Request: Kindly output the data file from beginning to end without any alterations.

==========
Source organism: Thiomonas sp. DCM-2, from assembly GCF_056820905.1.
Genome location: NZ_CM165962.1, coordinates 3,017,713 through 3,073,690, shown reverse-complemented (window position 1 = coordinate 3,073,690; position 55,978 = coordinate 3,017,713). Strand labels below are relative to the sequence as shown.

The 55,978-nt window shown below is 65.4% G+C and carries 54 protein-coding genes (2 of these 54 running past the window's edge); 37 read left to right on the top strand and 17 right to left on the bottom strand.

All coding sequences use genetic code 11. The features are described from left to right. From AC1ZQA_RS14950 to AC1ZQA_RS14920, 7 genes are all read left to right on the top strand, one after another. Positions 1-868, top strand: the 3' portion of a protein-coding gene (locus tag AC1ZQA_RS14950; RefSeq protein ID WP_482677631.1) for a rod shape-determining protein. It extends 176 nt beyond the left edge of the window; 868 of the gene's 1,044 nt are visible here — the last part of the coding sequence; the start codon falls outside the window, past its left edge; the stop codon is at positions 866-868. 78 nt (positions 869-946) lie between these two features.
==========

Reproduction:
Source organism: Thiomonas sp. DCM-2, from assembly GCF_056820905.1.
Genome location: NZ_CM165962.1, coordinates 3,017,713 through 3,073,690, shown reverse-complemented (window position 1 = coordinate 3,073,690; position 55,978 = coordinate 3,017,713). Strand labels below are relative to the sequence as shown.

The 55,978-nt window shown below is 65.4% G+C and carries 54 protein-coding genes (2 of these 54 running past the window's edge); 37 read left to right on the top strand and 17 right to left on the bottom strand.

All coding sequences use genetic code 11. The features are described from left to right. From AC1ZQA_RS14950 to AC1ZQA_RS14920, 7 genes are all read left to right on the top strand, one after another. Positions 1-868, top strand: the 3' portion of a protein-coding gene (locus tag AC1ZQA_RS14950; RefSeq protein ID WP_482677631.1) for a rod shape-determining protein. It extends 176 nt beyond the left edge of the window; 868 of the gene's 1,044 nt are visible here — the last part of the coding sequence; the start codon falls outside the window, past its left edge; the stop codon is at positions 866-868. 78 nt (positions 869-946) lie between these two features.